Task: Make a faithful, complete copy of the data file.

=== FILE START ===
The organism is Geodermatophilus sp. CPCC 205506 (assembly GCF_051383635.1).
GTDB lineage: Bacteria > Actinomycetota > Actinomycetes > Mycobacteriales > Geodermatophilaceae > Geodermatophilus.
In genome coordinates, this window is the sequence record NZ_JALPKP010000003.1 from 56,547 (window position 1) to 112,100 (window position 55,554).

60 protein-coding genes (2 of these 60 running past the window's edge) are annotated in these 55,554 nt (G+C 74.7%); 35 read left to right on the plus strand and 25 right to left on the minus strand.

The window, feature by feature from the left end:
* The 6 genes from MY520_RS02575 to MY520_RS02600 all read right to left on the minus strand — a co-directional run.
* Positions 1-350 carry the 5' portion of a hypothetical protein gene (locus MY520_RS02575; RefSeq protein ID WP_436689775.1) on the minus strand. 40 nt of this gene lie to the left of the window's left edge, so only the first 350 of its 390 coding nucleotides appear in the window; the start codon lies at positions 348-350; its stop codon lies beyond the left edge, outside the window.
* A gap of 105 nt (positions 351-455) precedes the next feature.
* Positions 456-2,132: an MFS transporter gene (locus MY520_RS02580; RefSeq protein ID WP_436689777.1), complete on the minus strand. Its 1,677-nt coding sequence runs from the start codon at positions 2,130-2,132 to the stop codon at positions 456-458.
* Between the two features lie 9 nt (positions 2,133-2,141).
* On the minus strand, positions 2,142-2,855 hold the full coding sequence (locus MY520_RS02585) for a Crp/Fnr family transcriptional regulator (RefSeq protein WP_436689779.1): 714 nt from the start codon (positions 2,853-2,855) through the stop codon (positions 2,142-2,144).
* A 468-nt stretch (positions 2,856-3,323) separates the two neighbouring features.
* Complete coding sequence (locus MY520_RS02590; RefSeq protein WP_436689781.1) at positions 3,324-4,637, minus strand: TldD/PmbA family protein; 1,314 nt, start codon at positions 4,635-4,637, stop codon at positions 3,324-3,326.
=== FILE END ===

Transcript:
The organism is Geodermatophilus sp. CPCC 205506 (assembly GCF_051383635.1).
GTDB lineage: Bacteria > Actinomycetota > Actinomycetes > Mycobacteriales > Geodermatophilaceae > Geodermatophilus.
In genome coordinates, this window is the sequence record NZ_JALPKP010000003.1 from 56,547 (window position 1) to 112,100 (window position 55,554).

60 protein-coding genes (2 of these 60 running past the window's edge) are annotated in these 55,554 nt (G+C 74.7%); 35 read left to right on the plus strand and 25 right to left on the minus strand.

The window, feature by feature from the left end:
* The 6 genes from MY520_RS02575 to MY520_RS02600 all read right to left on the minus strand — a co-directional run.
* Positions 1-350 carry the 5' portion of a hypothetical protein gene (locus MY520_RS02575; RefSeq protein ID WP_436689775.1) on the minus strand. 40 nt of this gene lie to the left of the window's left edge, so only the first 350 of its 390 coding nucleotides appear in the window; the start codon lies at positions 348-350; its stop codon lies beyond the left edge, outside the window.
* A gap of 105 nt (positions 351-455) precedes the next feature.
* Positions 456-2,132: an MFS transporter gene (locus MY520_RS02580; RefSeq protein ID WP_436689777.1), complete on the minus strand. Its 1,677-nt coding sequence runs from the start codon at positions 2,130-2,132 to the stop codon at positions 456-458.
* Between the two features lie 9 nt (positions 2,133-2,141).
* On the minus strand, positions 2,142-2,855 hold the full coding sequence (locus MY520_RS02585) for a Crp/Fnr family transcriptional regulator (RefSeq protein WP_436689779.1): 714 nt from the start codon (positions 2,853-2,855) through the stop codon (positions 2,142-2,144).
* A 468-nt stretch (positions 2,856-3,323) separates the two neighbouring features.
* Complete coding sequence (locus MY520_RS02590; RefSeq protein WP_436689781.1) at positions 3,324-4,637, minus strand: TldD/PmbA family protein; 1,314 nt, start codon at positions 4,635-4,637, stop codon at positions 3,324-3,326.